The boat was printed in 72 hours and is 25′ long and weighs in at just under 2.5 tonnes and won the Composites Center three Guinness World Records for the world’s largest prototype polymer 3D printer, largest solid 3D-printed object, and largest 3D-printed boat.
The new 3D printer is designed to print objects as long as 100 feet by 22 feet wide by 10 feet high and can print at 230 kgs per hour. The one-of-a-kind printer will support several ambitious initiatives, including the development of biobased feedstocks using cellulose derived from wood resources, and rapid prototyping of civilian, defence and infrastructure applications.
A $20 million research collaboration with Oak Ridge National Laboratory, the U.S. Department of Energy’s largest science and energy laboratory, will support fundamental research in key technical areas in large-scale, biobased additive manufacturing. The partnership between UMaine and ORNL will advance efforts to produce new biobased materials conducive to 3D printing of large, structurally demanding systems. The research will focus on cellulose nanofiber (CNF) production, drying, functionalization and compounding with thermoplastics, building on UMaine’s leadership in CNF technology and extrusion research. By placing CNF from wood into thermoplastics, bioderived recyclable material systems can be developed with properties that may rival traditional materials, possibly even metals.
Biobased feedstocks are recyclable and economical, providing competitive advantages for Maine’s manufacturing industries, including boatbuilding. The UMaine Composites Center received $500,000 from the Maine Technology Institute (MTI) to form a technology cluster to help Maine boatbuilders explore how large-scale 3D printing using economical, wood-filled plastics can provide the industry with a competitive advantage.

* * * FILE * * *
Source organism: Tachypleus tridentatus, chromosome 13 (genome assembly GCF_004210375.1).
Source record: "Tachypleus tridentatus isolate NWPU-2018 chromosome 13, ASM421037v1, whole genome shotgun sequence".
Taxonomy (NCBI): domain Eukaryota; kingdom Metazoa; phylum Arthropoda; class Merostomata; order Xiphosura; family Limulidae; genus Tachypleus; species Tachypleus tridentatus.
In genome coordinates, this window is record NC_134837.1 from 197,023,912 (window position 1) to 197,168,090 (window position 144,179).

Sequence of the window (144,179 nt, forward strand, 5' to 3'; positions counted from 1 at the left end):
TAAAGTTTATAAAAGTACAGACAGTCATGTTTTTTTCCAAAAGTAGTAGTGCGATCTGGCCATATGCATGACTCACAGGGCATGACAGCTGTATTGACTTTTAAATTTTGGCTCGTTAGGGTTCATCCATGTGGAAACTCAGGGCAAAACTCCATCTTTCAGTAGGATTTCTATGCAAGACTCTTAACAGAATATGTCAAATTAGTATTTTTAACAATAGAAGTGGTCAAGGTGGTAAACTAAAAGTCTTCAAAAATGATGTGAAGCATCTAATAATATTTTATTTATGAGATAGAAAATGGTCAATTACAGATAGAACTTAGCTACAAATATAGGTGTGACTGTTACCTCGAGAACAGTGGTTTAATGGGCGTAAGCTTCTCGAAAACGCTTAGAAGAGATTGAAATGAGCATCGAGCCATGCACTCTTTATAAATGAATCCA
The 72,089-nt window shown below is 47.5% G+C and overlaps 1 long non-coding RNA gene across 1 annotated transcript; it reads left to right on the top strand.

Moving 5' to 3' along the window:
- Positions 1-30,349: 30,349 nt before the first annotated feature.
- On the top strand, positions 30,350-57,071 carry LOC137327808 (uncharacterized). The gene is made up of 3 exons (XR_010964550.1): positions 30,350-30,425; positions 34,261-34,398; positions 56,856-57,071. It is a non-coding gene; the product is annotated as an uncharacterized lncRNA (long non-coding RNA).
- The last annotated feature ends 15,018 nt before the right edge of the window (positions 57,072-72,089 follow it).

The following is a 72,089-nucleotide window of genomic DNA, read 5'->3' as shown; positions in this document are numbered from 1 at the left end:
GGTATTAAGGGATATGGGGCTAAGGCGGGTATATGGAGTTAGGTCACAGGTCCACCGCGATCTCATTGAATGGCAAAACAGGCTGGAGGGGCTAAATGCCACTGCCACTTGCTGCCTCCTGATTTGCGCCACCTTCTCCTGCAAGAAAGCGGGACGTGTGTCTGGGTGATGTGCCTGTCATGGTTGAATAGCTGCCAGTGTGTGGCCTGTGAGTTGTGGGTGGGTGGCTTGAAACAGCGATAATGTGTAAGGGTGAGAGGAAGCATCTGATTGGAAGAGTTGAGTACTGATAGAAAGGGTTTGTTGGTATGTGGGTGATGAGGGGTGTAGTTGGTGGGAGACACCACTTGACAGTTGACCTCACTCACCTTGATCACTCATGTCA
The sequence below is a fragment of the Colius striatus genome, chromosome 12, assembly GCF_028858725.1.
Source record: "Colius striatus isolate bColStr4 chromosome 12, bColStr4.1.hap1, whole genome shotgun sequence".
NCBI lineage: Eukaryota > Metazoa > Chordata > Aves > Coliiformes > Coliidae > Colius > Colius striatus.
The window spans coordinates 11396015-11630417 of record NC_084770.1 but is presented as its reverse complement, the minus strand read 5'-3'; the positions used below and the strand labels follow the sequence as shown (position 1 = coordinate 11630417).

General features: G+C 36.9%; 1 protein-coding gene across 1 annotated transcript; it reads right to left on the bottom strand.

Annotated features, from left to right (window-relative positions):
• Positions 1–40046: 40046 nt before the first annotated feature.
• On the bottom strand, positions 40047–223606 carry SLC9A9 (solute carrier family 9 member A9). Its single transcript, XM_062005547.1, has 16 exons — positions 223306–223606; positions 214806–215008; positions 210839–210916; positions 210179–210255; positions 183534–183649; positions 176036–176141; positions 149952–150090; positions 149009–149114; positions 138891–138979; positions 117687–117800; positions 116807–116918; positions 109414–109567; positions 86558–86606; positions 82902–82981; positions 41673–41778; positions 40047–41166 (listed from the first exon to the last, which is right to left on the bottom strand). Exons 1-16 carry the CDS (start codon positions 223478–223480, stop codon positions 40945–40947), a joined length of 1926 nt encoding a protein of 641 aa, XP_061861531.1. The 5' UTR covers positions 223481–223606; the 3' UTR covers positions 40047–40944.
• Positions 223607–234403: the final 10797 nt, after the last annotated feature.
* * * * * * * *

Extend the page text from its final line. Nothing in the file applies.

The cluster brings together the expertise of UMaine researchers and marine industry leaders to further develop and commercialize 3D printing to benefit boatbuilders in the state. By 3D printing plastics with 50% wood, boat moulds and parts can be produced much faster and are more economical than today’s traditional methods.
UMaine also showcased a 3D-printed, 12-foot-long U.S. Army communications shelter. The new printer will support programs with the U.S. Army Combat Capabilities Development Command (CCDC) Soldier Center and its mission to develop rapidly deployable shelter systems for soldiers. Other use areas include concealment applications, structural shelters and high-temperature fire retardant materials for vehicle-mounted shelters.